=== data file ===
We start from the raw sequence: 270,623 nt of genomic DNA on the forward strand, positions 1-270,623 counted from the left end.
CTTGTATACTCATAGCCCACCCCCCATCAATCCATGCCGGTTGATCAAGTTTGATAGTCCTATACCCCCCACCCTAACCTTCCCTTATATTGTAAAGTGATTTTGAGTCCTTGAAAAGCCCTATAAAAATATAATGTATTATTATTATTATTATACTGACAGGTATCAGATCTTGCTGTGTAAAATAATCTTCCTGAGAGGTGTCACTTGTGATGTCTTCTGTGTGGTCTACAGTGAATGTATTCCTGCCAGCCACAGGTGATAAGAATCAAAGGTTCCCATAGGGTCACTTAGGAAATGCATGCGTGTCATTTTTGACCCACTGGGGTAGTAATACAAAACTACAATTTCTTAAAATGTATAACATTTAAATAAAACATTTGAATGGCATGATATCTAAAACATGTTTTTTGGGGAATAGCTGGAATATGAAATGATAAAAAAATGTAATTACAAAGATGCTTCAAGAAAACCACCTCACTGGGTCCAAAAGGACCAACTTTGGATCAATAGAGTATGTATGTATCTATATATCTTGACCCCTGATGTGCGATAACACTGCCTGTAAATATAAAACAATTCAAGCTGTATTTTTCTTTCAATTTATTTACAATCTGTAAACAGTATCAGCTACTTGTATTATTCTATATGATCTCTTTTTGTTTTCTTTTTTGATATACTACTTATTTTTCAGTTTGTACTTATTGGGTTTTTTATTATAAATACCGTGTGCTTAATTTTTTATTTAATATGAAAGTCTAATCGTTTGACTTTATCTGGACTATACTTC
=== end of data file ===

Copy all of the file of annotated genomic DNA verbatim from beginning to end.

We start from the raw sequence: 270,623 nt of genomic DNA on the forward strand, positions 1-270,623 counted from the left end.
CTTGTATACTCATAGCCCACCCCCCATCAATCCATGCCGGTTGATCAAGTTTGATAGTCCTATACCCCCCACCCTAACCTTCCCTTATATTGTAAAGTGATTTTGAGTCCTTGAAAAGCCCTATAAAAATATAATGTATTATTATTATTATTATACTGACAGGTATCAGATCTTGCTGTGTAAAATAATCTTCCTGAGAGGTGTCACTTGTGATGTCTTCTGTGTGGTCTACAGTGAATGTATTCCTGCCAGCCACAGGTGATAAGAATCAAAGGTTCCCATAGGGTCACTTAGGAAATGCATGCGTGTCATTTTTGACCCACTGGGGTAGTAATACAAAACTACAATTTCTTAAAATGTATAACATTTAAATAAAACATTTGAATGGCATGATATCTAAAACATGTTTTTTGGGGAATAGCTGGAATATGAAATGATAAAAAAATGTAATTACAAAGATGCTTCAAGAAAACCACCTCACTGGGTCCAAAAGGACCAACTTTGGATCAATAGAGTATGTATGTATCTATATATCTTGACCCCTGATGTGCGATAACACTGCCTGTAAATATAAAACAATTCAAGCTGTATTTTTCTTTCAATTTATTTACAATCTGTAAACAGTATCAGCTACTTGTATTATTCTATATGATCTCTTTTTGTTTTCTTTTTTGATATACTACTTATTTTTCAGTTTGTACTTATTGGGTTTTTTATTATAAATACCGTGTGCTTAATTTTTTATTTAATATGAAAGTCTAATCGTTTGACTTTATCTGGACTATACTTC